The President’s Budget in Green, Yellow, and Red

Author: Tori Gorman
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On March 11, President Biden transmitted to Congress his proposed budget for FY 2025. Although a Republican-controlled House means the Biden budget has little chance of enactment without significant modification, it represents an important starting point for negotiations and is an opportunity to initiate a national dialogue on our policy priorities: what do we want the federal government to provide and how do we want to pay for it?

The Concord Coalition developed a list of criteria used to evaluate the President’s new budget. Below is our assessment, color-coordinated like a traffic light: green means “GO” (criteria achieved), red means “STOP” (criteria not met), and yellow means “CAUTION” (some progress achieved).

Adopts plausible economic assumptions 

Color code: Yellow

The Administration’s economic assumptions are roughly consistent with other independent estimates prepared at the same time, although slightly more optimistic in terms of long-term economic growth (Table 2-3). However, the greatest economic risk to the budget is the uncertain outlook for inflation and interest rates. The Administration assumes the inflation rate will achieve a level consistent with the Federal Reserve’s 2 percent inflation target (PCE) after 2024, and both short and long-term interest rates will fall below 4 percent after 2025. There is some risk that inflation and interest rates will remain higher than the Administration assumes. A sustained one percentage point increase in both inflation and interest rates would add $2.9 trillion to the national debt over 10 years (Table 2-4).


Reduces the projected debt-to-GDP ratio over the budget window

Color code: Green

In the baseline prepared by the president’s Office of Management and Budget (OMB), debt held by the public reaches 113.3 percent of GDP in 2034. This is slightly more optimistic than CBO’s February 2024 baseline projection where debt held by the public reaches 116 percent of GDP in 2034. In the president’s budget, debt held by the public is 105.6 percent of GDP in 2034. This reduction from the baseline satisfies the criteria, but a few caveats are worth noting. First, although a debt-to-GDP ratio of 105.6 percent in 2034 would be an improvement from the baseline, it would be an increase over the 2023 level (97.3 percent of GDP) and would be just short of the record high (106.1 percent of GDP in 1946). Moreover, the cost of servicing the debt more than doubles between 2023 and 2034 in dollar terms and reaches a record high as a percentage of GDP (3.3 percent) in 2025. It is an indication of how deep and entrenched budget deficits have become that a deficit reduction plan of $3.2 trillion (as proposed in the budget) still leaves debt held by the public and interest costs at such high levels. Stabilizing the debt-to-GDP ratio at today’s level would require a 10-year deficit reduction plan of roughly $6 trillion (plus interest savings), roughly twice the president’s proposal. A deficit reduction plan of that size does not seem plausible at this time, but it shows that the president’s plan, even if enacted, would leave a lot more work to do.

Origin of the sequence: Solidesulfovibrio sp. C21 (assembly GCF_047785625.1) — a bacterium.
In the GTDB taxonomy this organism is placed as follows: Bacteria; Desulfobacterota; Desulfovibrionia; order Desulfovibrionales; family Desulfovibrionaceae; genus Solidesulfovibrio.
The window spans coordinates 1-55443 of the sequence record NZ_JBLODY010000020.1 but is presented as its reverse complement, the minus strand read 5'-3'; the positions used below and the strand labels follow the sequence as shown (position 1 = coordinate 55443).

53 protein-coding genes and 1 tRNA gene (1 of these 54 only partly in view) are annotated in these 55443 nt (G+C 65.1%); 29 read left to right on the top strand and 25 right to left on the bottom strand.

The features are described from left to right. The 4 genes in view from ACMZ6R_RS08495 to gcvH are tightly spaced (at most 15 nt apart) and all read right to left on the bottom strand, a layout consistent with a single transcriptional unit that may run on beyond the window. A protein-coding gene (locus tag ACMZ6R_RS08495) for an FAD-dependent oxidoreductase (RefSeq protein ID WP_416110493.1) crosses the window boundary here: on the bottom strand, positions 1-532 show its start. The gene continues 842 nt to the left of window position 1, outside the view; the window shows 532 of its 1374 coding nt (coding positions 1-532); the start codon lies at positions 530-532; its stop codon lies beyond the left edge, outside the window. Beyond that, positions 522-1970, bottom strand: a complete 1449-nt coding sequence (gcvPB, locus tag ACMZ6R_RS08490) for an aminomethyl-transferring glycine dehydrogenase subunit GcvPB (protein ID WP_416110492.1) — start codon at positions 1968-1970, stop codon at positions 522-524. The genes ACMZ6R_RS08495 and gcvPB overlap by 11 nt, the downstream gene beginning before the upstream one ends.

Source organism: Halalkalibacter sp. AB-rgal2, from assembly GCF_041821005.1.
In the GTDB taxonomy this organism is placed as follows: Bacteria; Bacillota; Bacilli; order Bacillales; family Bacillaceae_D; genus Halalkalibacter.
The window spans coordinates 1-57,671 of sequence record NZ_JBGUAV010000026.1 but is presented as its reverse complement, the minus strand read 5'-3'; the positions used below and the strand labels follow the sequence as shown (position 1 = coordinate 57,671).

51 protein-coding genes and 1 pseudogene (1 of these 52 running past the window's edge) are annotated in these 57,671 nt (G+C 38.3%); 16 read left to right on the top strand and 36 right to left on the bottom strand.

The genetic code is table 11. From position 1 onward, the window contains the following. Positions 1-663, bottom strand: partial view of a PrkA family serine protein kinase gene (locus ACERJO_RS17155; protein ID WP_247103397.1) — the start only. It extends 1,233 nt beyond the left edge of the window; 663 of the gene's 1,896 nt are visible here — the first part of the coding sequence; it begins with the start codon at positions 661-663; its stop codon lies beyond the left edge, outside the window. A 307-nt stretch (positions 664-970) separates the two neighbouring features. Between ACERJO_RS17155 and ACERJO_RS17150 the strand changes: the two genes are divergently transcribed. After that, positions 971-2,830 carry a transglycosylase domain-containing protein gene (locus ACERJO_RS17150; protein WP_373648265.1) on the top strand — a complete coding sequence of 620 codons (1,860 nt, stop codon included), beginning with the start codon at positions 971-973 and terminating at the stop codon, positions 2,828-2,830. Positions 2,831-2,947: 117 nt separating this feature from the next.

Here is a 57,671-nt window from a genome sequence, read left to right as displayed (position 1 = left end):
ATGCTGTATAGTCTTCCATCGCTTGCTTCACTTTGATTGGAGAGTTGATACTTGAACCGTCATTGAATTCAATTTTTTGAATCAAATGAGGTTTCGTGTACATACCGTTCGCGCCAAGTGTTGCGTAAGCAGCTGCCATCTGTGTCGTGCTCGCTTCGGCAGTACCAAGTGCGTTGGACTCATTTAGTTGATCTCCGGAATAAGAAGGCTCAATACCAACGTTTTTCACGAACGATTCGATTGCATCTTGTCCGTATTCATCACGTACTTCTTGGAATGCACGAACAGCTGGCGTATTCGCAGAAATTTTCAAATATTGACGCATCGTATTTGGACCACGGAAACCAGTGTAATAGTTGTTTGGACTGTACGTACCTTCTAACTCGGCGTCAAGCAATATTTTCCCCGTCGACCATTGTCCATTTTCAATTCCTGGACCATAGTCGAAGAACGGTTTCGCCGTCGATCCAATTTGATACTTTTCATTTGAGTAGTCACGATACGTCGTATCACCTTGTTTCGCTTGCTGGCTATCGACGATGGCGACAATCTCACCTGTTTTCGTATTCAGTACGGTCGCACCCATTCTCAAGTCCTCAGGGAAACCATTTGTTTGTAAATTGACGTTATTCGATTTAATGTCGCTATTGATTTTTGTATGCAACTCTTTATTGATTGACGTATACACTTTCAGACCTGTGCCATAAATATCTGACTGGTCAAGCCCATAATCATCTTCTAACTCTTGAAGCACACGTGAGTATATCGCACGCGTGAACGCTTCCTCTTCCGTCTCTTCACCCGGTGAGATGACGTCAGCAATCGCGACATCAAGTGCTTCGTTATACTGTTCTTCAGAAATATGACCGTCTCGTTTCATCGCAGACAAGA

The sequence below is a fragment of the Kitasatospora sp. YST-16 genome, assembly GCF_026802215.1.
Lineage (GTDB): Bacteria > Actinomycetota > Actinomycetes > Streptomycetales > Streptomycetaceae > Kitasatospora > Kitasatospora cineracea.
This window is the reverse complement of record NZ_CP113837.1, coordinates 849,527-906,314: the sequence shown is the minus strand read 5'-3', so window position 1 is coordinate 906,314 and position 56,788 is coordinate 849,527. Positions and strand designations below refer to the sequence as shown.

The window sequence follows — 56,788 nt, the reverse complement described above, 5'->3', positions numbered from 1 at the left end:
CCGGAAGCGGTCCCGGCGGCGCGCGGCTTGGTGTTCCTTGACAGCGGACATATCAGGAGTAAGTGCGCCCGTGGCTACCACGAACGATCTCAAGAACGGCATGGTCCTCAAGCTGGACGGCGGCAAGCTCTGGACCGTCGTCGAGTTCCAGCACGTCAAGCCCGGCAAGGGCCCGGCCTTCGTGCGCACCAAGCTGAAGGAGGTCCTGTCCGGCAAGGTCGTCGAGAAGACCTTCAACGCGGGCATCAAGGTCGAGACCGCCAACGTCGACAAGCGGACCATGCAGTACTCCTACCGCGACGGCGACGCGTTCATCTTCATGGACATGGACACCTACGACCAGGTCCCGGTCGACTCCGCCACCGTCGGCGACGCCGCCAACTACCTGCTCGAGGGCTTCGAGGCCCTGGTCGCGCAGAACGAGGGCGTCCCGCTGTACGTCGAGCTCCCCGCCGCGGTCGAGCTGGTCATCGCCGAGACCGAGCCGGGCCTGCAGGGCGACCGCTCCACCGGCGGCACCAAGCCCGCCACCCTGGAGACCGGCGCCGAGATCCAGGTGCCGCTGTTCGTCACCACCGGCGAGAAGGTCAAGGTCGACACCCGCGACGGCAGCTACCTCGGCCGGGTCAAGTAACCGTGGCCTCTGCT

Includes a down-payment on Social Security and Medicare reform

Color code: Social Security Red; Medicare Yellow 

The Social Security and Medicare Part A trust funds are projected to be insolvent by 2033, or shortly thereafter. After that date, under current law beneficiaries and providers will no longer be paid in full or on time, effectively reducing their benefits by 21 percent and 11 percent, respectively. The Administration’s budget fails to address Social Security insolvency and includes a mix of policy and accounting changes to address Medicare insolvency. The budget assumes the Medicare payroll tax and the net investment income tax (NIIT) will be increased to 5 percent for taxpayers earning over $400,000, and these rates will also be applied to pass-through businesses. The additional revenue from the higher rates as well as existing revenue from the current rates will both be credited to the Part A trust fund. The Administration’s budget also assumes the savings from its drug price negotiations and drug inflation rebates will be credited to the Part A trust fund. In total, the budget would credit an additional $1.5 trillion to the Part A trust fund, but only $797 billion is due to new taxes. The remainder is an intra-governmental transfer, representing existing taxes already assumed in the baseline, or double-counting prescription drug savings to both offset other spending in the budget as well as extend the life of the Part A trust fund.


Submits a security budget that reflects the Administration’s policies here and abroad

Color code: Red

Since October 2023, Congress and President Biden have been locked in a bitter battle over security and humanitarian aid deemed essential to current epicenters of domestic and international crises: Ukraine, Israel, Gaza, Taiwan and the U.S. southern border. President Biden’s initial $106 billion request to Congress was pared to $95 billion by the Senate and sent to the House for consideration, but House Speaker Johnson has not yet announced any plans to consider the measure.